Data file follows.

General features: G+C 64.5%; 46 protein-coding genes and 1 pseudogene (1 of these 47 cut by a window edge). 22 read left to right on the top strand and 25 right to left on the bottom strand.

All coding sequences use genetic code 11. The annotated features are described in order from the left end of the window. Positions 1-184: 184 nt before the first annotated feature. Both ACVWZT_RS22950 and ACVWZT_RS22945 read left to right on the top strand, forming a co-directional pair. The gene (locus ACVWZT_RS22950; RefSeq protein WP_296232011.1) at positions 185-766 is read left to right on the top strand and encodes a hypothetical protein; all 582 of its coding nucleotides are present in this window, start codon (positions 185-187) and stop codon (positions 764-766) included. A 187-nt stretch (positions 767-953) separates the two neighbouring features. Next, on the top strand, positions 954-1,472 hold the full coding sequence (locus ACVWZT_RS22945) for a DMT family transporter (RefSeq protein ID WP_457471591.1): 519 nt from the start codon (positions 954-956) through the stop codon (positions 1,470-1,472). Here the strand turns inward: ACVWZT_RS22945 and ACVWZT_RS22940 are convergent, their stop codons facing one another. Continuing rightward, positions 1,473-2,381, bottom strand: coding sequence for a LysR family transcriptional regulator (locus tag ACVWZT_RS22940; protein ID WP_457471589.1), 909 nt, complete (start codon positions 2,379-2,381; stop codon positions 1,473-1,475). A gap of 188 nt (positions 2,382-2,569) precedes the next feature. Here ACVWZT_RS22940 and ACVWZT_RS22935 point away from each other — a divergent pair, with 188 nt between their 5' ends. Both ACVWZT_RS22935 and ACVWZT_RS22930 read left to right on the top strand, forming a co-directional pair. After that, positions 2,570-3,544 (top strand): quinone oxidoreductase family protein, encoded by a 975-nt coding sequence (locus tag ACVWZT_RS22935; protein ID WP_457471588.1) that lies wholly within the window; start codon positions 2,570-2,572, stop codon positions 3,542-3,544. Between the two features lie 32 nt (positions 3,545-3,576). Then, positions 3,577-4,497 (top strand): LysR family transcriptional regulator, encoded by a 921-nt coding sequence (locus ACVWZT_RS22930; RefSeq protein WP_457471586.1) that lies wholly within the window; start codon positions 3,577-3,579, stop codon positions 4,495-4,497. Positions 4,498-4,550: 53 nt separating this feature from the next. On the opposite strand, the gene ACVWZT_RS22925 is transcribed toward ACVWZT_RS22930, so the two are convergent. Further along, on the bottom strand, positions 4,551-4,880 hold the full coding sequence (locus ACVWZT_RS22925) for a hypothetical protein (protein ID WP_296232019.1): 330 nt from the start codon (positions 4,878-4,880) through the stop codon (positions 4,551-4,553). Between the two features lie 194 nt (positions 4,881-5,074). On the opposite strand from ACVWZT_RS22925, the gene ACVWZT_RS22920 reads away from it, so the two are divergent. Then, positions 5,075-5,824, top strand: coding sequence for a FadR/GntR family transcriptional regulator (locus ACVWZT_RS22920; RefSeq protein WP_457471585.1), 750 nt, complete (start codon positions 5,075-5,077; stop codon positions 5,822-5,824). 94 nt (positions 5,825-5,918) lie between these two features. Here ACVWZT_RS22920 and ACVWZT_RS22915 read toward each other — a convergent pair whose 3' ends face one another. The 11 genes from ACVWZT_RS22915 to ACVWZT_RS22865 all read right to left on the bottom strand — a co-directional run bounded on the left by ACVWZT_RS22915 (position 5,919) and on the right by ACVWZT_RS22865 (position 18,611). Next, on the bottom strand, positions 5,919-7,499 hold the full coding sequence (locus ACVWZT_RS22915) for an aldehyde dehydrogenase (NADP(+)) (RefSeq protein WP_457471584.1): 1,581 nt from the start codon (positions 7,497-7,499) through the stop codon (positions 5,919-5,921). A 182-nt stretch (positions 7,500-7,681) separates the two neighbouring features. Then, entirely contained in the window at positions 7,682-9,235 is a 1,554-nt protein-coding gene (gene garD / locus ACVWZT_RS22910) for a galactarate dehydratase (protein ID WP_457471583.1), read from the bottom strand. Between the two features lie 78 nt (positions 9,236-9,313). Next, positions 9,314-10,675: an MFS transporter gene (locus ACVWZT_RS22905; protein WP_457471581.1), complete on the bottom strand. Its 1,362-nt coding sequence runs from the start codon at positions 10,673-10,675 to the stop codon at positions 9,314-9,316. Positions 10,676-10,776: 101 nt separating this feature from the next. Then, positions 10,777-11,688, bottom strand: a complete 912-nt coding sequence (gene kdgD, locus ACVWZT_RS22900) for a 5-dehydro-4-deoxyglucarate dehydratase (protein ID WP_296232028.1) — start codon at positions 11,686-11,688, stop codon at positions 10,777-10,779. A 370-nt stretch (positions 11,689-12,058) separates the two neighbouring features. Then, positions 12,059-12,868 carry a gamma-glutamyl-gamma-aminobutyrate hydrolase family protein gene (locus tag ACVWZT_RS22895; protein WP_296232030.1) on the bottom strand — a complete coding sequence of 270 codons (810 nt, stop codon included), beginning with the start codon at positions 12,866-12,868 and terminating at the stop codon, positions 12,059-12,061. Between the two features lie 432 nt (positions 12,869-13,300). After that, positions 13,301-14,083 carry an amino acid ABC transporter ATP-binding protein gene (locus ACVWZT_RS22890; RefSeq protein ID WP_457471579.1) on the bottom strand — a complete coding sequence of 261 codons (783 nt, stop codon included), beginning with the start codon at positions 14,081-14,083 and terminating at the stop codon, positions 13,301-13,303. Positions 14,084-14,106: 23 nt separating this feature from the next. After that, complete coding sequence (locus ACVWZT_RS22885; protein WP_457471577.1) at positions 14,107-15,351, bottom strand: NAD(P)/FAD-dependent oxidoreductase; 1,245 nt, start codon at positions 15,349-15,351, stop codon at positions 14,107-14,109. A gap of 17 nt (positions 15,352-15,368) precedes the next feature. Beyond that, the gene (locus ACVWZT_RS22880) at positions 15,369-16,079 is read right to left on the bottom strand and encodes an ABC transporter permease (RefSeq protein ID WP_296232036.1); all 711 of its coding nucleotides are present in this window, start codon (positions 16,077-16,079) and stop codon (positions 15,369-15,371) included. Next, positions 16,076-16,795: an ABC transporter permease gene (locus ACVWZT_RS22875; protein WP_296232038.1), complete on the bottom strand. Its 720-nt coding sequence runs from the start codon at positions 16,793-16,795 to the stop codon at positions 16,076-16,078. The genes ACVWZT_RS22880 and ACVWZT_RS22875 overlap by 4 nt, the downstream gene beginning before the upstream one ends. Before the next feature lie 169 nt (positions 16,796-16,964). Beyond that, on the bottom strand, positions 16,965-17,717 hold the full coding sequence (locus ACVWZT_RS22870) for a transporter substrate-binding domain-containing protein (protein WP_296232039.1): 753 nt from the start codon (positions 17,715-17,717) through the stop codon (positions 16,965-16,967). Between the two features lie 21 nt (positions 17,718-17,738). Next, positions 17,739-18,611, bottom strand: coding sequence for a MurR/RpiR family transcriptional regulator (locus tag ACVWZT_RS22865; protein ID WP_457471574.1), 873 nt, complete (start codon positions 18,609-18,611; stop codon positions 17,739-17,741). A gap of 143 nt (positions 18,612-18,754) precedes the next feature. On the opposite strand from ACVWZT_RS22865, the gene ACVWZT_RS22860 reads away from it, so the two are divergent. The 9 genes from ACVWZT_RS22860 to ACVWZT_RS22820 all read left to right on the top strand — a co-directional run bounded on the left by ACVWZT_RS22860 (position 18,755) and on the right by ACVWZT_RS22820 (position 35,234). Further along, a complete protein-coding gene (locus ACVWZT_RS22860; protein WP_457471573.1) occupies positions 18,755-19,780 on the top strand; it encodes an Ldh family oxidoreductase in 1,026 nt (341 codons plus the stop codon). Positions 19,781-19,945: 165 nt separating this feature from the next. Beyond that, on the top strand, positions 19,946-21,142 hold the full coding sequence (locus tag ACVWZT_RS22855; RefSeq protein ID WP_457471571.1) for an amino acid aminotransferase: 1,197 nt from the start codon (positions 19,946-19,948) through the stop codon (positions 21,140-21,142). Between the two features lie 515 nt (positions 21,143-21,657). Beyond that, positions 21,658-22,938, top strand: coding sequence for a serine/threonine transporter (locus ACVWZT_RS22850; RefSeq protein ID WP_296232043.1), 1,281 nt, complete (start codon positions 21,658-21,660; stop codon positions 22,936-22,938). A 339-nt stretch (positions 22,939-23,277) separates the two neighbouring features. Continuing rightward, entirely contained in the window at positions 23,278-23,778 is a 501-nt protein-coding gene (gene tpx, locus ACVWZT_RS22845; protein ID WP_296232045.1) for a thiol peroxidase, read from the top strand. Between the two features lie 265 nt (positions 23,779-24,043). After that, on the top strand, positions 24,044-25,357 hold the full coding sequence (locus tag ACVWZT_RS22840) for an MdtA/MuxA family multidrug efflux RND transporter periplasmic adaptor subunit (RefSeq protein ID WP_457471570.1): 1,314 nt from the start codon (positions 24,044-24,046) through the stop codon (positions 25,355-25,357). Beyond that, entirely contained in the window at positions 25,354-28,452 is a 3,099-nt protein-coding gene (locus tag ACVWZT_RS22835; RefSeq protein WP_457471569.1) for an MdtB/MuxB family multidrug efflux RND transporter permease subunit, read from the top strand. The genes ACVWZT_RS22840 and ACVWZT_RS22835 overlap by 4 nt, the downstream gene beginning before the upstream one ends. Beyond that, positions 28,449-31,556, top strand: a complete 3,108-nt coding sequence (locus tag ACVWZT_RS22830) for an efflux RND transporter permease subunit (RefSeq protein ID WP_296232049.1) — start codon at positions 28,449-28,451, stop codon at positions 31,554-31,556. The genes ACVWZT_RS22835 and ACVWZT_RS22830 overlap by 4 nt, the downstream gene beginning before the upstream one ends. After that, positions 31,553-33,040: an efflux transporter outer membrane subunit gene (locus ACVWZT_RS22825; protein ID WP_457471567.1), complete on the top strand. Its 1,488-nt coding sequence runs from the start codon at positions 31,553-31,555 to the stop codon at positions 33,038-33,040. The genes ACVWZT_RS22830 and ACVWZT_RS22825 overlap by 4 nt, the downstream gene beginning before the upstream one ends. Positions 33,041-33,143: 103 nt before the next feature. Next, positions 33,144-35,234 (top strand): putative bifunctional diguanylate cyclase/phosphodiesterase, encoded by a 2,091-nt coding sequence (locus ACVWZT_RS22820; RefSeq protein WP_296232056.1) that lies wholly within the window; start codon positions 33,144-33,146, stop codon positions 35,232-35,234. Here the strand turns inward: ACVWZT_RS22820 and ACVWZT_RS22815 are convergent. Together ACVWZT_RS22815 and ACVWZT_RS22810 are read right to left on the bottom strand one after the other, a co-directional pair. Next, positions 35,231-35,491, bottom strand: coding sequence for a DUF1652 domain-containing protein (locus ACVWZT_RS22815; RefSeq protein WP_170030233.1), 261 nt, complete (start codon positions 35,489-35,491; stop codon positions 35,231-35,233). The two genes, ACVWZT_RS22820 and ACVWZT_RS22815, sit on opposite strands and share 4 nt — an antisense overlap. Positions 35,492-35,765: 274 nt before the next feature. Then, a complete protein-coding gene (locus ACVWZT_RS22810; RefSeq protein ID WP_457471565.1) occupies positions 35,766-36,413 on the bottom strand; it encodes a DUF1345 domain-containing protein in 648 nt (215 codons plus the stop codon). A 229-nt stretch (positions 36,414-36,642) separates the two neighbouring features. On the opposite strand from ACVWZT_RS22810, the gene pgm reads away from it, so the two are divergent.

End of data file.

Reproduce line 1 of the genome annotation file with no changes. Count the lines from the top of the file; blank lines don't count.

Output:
General features: G+C 64.5%; 46 protein-coding genes and 1 pseudogene (1 of these 47 cut by a window edge). 22 read left to right on the top strand and 25 right to left on the bottom strand.